Facebook has broadened its campaign to raise awareness about fake news, by publishing adverts in the UK press.
The ads, in papers including The Times, The Guardian and Daily Telegraph, carry a list of 10 things to look out for when deciding if a story is genuine.
They include checking the article date and website address, as well as making sure it isn’t intended as satire.
Facebook is under fresh political pressure to tackle fake news in the run up to the UK general election.
Meanwhile, a BBC Panorama investigation to be broadcast later on Monday has found the social network played a decisive role in both the US election and Britain’s EU referendum last year.
The platform said it had already removed “tens of thousands” of fake Facebook accounts and that systems were now monitoring the repeated posting of the same content or a sharp increase in messaging. Accounts displaying this activity are then flagged, it added.
Facebook is also decreasing the ranking of stories that people tend to read but not share.
Last month Conservative MP Damian Collins asked Facebook to tackle fake news in the run up to the UK general election on 8 June.
“The danger is, if for many people the main source of news is Facebook and if the news they get on Facebook is mostly fake news, they could be voting based on lies,” he told the Guardian.
In a report released last month, Facebook admitted it had seen political propaganda deliberately spread on its site.
“We have observed many actions by fake account operators that could only be performed by people with language skills and a basic knowledge of the political situation in the target countries, suggesting a higher level of coordination and forethought,” it said in the document.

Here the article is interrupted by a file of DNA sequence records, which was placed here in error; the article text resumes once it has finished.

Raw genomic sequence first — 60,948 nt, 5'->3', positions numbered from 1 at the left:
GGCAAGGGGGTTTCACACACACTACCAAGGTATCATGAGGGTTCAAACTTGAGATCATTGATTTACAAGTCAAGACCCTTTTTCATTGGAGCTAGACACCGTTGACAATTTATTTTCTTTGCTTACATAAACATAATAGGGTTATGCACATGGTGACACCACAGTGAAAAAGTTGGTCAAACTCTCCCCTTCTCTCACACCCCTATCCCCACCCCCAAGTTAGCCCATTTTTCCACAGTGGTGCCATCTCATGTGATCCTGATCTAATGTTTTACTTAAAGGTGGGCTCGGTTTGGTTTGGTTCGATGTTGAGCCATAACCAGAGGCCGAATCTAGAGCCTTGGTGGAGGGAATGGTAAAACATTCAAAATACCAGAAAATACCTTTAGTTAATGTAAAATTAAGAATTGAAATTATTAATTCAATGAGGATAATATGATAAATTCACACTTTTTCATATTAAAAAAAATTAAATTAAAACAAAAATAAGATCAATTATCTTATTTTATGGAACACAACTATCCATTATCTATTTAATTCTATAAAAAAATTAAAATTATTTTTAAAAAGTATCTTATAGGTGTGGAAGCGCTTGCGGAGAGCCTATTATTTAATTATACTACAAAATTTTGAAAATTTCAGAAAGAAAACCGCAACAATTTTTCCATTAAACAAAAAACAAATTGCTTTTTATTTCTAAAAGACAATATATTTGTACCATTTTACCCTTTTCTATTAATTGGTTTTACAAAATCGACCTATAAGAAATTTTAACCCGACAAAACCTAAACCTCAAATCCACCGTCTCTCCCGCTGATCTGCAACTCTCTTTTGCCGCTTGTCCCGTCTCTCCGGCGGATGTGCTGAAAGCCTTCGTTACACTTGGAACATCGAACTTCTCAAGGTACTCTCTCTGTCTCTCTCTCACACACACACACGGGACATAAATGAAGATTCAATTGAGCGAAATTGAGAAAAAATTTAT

It added that “several” cases during the 2016 US Presidential election had required action.
“People want to see accurate information on Facebook and so do we,” said Simon Milner, Facebook’s UK director of policy
“To help people spot false news we are showing tips to everyone on Facebook on how to identify if something they see is false.”
He added that the firm was “supporting” two third-party fact checkers – Full Fact and First Draft – in the run up to the election but Facebook declined to say whether this is a financial arrangement.
The spread of fake news across social media was accused by some of influencing the US presidential election in 2016.
Facebook has not gone so far as to accept that but its latest report acknowledges that that there was some activity which “required action”.
With the UK election just a month away today there is added pressure to crack down on it in Britain.
The creators of fake news make money because of the clicks on the ads they carry. Google and Facebook say they are committed to blocking them from using ad services but they are still popping up.
It’s interesting and perhaps a sign of Facebook’s older membership that it has chosen traditional print media to help spread its message in the UK.
The ten tips are sound advice and will be well-known to journalists already as standard checks. The difficulty is that if the link pops up in your Facebook news feed because it’s been shared by one of your friends or relatives, you’re likely to be more inclined to accept it at face value.
The power of word-of-mouth as a marketing tool is well known to both marketing professionals and scammers alike.